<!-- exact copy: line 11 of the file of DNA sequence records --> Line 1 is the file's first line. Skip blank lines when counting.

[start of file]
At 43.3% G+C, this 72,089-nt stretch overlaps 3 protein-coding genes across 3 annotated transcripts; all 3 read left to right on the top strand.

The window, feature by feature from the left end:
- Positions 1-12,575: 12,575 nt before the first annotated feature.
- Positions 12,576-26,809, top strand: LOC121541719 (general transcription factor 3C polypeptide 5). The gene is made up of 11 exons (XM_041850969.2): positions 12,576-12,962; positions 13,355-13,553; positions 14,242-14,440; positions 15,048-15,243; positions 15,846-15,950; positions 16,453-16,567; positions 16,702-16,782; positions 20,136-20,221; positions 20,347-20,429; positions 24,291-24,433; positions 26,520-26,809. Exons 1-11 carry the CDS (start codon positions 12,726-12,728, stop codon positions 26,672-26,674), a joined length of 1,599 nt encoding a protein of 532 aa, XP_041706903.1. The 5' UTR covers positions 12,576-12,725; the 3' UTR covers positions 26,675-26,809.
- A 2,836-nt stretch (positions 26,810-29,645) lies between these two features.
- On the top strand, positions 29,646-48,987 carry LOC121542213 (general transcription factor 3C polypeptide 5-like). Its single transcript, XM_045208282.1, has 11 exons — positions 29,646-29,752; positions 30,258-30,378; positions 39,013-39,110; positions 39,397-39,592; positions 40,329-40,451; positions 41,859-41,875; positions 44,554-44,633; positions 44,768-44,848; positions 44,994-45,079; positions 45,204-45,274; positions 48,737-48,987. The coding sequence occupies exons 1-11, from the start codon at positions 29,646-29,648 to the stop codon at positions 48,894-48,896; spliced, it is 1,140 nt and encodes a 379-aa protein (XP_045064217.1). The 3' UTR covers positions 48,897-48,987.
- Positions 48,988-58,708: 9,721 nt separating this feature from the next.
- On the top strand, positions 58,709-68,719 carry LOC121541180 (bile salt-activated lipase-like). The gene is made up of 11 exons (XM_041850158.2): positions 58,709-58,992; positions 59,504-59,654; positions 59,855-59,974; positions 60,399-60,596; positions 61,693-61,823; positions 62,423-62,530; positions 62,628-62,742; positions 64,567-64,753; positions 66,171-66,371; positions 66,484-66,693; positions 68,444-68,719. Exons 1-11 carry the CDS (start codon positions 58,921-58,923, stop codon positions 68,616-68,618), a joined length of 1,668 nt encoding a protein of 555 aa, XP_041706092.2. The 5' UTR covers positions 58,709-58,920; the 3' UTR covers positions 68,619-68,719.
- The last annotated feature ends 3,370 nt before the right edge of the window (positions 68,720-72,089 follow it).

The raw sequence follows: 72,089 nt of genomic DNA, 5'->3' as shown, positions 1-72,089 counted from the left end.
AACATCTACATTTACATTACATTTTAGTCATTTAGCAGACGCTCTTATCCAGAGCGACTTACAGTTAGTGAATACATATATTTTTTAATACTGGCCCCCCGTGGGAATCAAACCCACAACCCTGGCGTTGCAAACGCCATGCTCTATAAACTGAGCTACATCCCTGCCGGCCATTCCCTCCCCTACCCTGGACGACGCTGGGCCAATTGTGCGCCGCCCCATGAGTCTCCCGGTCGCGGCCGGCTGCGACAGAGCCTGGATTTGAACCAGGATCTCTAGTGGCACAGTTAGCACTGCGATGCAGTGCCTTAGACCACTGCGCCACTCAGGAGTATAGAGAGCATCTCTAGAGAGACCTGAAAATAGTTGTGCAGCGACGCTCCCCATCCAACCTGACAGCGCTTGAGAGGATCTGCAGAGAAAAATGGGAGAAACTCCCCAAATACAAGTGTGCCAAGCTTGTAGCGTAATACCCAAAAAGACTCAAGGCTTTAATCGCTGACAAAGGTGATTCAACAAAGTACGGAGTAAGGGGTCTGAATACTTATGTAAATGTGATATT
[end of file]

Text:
AACATCTACATTTACATTACATTTTAGTCATTTAGCAGACGCTCTTATCCAGAGCGACTTACAGTTAGTGAATACATATATTTTTTAATACTGGCCCCCCGTGGGAATCAAACCCACAACCCTGGCGTTGCAAACGCCATGCTCTATAAACTGAGCTACATCCCTGCCGGCCATTCCCTCCCCTACCCTGGACGACGCTGGGCCAATTGTGCGCCGCCCCATGAGTCTCCCGGTCGCGGCCGGCTGCGACAGAGCCTGGATTTGAACCAGGATCTCTAGTGGCACAGTTAGCACTGCGATGCAGTGCCTTAGACCACTGCGCCACTCAGGAGTATAGAGAGCATCTCTAGAGAGACCTGAAAATAGTTGTGCAGCGACGCTCCCCATCCAACCTGACAGCGCTTGAGAGGATCTGCAGAGAAAAATGGGAGAAACTCCCCAAATACAAGTGTGCCAAGCTTGTAGCGTAATACCCAAAAAGACTCAAGGCTTTAATCGCTGACAAAGGTGATTCAACAAAGTACGGAGTAAGGGGTCTGAATACTTATGTAAATGTGATATT